Now we saw that how string concatenated dynamic SQLis prone to SQLinjection. There are many other problems that could be created by injecting SQL. Imagine a scenario where the injected SQLis dropping tables or truncating all the tables. The problem in such cases would be catastrophic.

How to Prevent SQL Injection

ASP.NET provides us beautiful mechanism for prevention against the SQLinjection. There are some thumb rules that should be followed in order to prevent injection attacks on our websites.

  1. User input should never be trusted. It should always be validated
  2. Dynamic SQLshould never be created using string concatenations.
  3. Always prefer using Stored Procedures.
  4. If dynamic SQLis needed it should be used with parametrized commands.
  5. All sensitive and confidential information should be stored in encrypted.
  6. The application should never use/access the DB with Administrator privileges.

User input should never be trusted. It should always be validated

The basic thumb rule here is that the user input should never be trusted. First of all we should apply filters on all the input fields. If any field is supposed to take numbers then we should never accept alphabets in that. Secondly, All the inputs should be validated against a regular expression so that no SQLcharacters and SQLcommand keywords are passed to the database.

Both this filtration and validation should be done at client side using JavaScript. It would suffice for the normal user. Malicious users cans till bypass the client side validations. So to curb that all the validations should be done at server side too.

Dynamic SQL should never be created using string concatenations.

If we have dynamic SQLbeing created using string concatenations then we are always at the risk of getting some SQLthat we are not supposed to use with the application. It is advisable to avoid the string concatenations altogether.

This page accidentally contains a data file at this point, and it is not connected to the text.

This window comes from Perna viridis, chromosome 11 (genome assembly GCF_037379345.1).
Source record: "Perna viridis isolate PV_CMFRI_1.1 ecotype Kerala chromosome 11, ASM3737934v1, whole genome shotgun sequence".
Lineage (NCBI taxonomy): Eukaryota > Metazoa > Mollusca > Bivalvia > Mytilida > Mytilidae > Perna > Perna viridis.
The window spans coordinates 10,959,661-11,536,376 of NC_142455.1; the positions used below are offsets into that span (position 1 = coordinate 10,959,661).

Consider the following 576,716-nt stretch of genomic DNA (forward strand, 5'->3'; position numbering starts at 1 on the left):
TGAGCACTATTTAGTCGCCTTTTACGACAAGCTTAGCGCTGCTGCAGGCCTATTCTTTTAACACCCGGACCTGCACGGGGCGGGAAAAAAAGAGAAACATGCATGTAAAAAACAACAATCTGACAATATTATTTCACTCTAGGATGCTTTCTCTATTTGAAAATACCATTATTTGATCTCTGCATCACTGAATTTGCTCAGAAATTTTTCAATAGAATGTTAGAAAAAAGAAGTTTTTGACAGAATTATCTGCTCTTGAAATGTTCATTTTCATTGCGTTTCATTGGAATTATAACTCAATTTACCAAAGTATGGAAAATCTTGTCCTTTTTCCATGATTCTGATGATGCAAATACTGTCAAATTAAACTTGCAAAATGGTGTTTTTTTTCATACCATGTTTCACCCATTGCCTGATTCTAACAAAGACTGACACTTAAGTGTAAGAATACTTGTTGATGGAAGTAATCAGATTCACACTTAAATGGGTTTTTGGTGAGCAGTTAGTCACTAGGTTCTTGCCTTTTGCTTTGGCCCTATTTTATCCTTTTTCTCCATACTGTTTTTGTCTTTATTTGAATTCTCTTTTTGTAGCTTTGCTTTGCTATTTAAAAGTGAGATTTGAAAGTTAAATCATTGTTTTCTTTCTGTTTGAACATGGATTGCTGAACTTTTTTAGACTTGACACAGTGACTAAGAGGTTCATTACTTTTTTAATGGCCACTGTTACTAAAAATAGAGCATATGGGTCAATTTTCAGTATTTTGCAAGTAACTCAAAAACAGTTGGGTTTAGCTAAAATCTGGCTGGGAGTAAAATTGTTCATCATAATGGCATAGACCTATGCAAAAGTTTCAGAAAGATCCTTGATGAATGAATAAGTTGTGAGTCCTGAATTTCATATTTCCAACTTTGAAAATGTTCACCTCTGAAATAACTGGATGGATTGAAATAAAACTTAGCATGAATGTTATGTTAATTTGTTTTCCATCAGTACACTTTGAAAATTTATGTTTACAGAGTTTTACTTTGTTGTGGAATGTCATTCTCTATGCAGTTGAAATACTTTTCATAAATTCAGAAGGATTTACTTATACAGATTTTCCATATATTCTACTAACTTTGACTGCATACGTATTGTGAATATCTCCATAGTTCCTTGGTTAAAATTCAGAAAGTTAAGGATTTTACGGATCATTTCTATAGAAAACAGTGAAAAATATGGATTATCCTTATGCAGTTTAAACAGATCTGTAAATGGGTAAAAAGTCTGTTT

Always prefer using Stored Procedures.

Stored procedures are the best way of performing the DB operations. We can always be sure of that no bad SQLis being generated if we are using stored procedures. Let us create a Stored procedure for the database access required for our loginpage and see what is the right way of doing the database operation using stored procedure.

And now lets have a good version in our code using this stored procedure.

If dynamic SQL is needed it should be used with parametrized commands.

If we still find our self needing the dynamic SQLin code then parametrized commands are the best way of performing such dynamic SQLbusiness. This way we can always be sure of that no bad SQLis being generated. Let us create a parametrized command for the database access required for our Product page and see what is the right way of doing the database operation.

All sensitive and confidential information should be stored in encrypted.

All the sensitive information should be stored encrypted in the database. The benefit of having this is that even if somehow the user get hold of the data he will only be able to see the encrypted values which are not easy to use for someone who doesn’t know the encryption technique used by the application.

The application should never use/access the DB with Administrator privileges.

This will make sure that even if the bad SQLis being passed to the Database by some injections, the database will not allow any catastrophic actions like dropping table.

Note: Refer the sample application attached to see the working examples SQLinjection and how to curb them using parametrized commands and stored procedures.

Point of interest

This is a very basic article on SQLinjection. I have specifically focused on ASP.NET applications but same concept will apply for any ADO.NET application. This article is meant for the beginner’s who know nothing or too little about SQLinjection and making the applications SQLinjection proof. I hope this has been informative.

Download sample code for this article: SQLInjectionDemo